Strong and stable relations between the United States, China and Japan are a prerequisite for peace and prosperity in the Asia-Pacific, Senior Minister of State Maliki Osman said yesterday.
And US President Donald Trump's upcoming visit to the region underscores America's continued commitment to the region, he added during his opening speech at the Asia-Pacific Geo-Economic Strategy Forum.
Dr Maliki said the way these three major regional players handle their relationships will have spillover effects on the region as a whole. He also listed two other key issues that must be handled well for the region to see continued growth: Maintaining a cohesive Asean, and deepening economic integration.
The US-Japan Security Alliance has been the cornerstone of stability in Asia-Pacific, said Dr Maliki, who holds the Defence and Foreign Affairs portfolios.
Investments from both countries have also spurred growth and industrialisation in many countries in the region, he added.
But with the region's growth story now unfolding against the backdrop of a rising China, how the US and Japan handle this development is of vital importance, he said at the forum organised by Nikkei, the Centre for Strategic and International Studies, and the Lee Kuan Yew School of Public Policy .
Describing US-China relations as one of the "most important bi-lateral relationships in the world", Dr Maliki said it is good both sides are pursuing mutually beneficial cooperation.
And Japan-China relations - while complicated by issues of territorial sovereignty and history - have "seen a recent uptick".
He hopes that the high level of interdependency among the three major players will continue to deepen, and thus bring about "greater growth opportunities, and not conflict and confrontation".
To this end, an integrated and cohesive Asean can act as a neutral space for external powers to engage each other, he said.
During a panel discussion later, dean of the Lee Kuan Yew School of Public Policy Kishore Mahbubani said it was in the interests of both the US and China to ensure that the regional bloc remains united.
Asean risks being torn asunder if member nations are forced to choose sides between the two superpowers, he warned.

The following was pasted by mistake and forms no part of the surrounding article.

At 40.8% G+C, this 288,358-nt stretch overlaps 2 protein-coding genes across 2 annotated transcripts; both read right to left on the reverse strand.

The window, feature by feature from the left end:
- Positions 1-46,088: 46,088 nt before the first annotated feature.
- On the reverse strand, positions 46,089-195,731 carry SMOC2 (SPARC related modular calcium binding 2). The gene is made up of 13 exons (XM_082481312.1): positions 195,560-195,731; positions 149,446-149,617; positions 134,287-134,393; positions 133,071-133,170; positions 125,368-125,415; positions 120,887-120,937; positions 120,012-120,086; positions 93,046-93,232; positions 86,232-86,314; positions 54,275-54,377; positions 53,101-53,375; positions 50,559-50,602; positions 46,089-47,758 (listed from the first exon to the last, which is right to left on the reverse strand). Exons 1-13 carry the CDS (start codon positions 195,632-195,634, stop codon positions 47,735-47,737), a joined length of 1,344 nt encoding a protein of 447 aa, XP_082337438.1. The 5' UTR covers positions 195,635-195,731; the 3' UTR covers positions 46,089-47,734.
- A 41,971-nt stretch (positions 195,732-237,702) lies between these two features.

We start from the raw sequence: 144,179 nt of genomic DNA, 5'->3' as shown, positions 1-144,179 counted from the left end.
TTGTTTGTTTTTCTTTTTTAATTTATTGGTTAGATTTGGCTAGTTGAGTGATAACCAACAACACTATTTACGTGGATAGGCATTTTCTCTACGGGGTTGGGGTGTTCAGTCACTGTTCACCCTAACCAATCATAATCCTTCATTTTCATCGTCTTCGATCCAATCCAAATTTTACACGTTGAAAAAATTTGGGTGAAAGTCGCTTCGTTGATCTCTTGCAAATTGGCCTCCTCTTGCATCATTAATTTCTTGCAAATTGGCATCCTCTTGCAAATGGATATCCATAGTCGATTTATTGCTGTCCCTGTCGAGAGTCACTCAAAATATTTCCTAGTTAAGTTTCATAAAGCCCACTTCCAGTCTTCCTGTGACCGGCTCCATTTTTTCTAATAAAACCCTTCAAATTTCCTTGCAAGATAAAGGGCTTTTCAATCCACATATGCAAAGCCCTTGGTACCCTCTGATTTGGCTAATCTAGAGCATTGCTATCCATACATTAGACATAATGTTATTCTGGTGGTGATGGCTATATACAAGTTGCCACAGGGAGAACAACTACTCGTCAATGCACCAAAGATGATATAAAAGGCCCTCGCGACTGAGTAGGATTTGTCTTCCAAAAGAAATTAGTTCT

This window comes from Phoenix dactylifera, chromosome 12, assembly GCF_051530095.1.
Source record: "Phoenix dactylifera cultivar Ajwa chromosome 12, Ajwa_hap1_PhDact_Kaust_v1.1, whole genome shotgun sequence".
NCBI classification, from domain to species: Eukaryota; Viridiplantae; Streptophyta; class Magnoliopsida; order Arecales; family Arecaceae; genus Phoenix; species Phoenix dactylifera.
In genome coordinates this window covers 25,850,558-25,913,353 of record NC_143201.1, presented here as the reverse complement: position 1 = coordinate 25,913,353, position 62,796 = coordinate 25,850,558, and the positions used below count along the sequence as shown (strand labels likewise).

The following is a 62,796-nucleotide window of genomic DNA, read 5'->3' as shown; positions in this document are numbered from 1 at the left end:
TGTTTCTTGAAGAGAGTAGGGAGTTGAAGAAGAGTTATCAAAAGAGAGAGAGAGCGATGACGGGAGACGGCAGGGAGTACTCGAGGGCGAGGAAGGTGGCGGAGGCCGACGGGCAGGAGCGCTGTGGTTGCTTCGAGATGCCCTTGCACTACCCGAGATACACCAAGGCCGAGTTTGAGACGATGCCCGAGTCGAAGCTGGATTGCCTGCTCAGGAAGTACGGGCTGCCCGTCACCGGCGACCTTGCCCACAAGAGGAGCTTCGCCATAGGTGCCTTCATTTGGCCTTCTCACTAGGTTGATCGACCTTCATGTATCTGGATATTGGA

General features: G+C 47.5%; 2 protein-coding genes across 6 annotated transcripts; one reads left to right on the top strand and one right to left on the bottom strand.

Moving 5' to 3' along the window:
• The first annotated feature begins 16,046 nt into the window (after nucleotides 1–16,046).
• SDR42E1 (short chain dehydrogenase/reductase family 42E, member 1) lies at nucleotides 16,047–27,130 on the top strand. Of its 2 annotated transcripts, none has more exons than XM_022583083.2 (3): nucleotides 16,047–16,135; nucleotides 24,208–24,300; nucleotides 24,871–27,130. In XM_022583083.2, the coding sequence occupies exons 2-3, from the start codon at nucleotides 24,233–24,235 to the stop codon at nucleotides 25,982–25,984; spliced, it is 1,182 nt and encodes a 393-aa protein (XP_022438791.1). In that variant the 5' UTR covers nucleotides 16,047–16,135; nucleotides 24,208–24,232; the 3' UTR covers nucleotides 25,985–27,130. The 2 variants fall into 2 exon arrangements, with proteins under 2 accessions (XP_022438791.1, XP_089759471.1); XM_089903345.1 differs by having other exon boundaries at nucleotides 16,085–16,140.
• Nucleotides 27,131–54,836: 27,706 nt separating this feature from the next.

Dr Maliki also spoke about the importance of promoting economic integration, citing the Trans-Pacific Partnership trade deal, which the US has pulled out of, as an example of such efforts.
He said the remaining 11 countries are keen to push ahead, and "hope to welcome the US back when it is ready".
Former US chief of naval operations Gary Roughead, in his keynote speech, said he did not see a reversal on this decision, but was "hopeful that there will be a more accommodating stance" on trade during Mr Trump's visit.
The US President will visit China, Japan, South Korea, the Philippines and Vietnam next month, and has said he will attend key Asian summits. North Korea's nuclear tests are expected to be among the top items on his agenda.
Touching on this, Mr Roughead and former US deputy secretary of state Richard Armitage, who spoke at the panel, said the use of force by the US to resolve the issue was a possibility, though not the preferred choice.
Mr Roughead said: "I cannot conceive of any nation's leader, regardless of the administration or political bent, relying only on defensive measures if the annihilation of a city is a possibility."
Japan's Parliamentary Vice-Minister for Foreign Affairs Iwao Horii, who was also on the panel, said it was clear "dialogue for the sake of dialogue is futile", and has allowed North Korea to buy time and pursue its nuclear programme.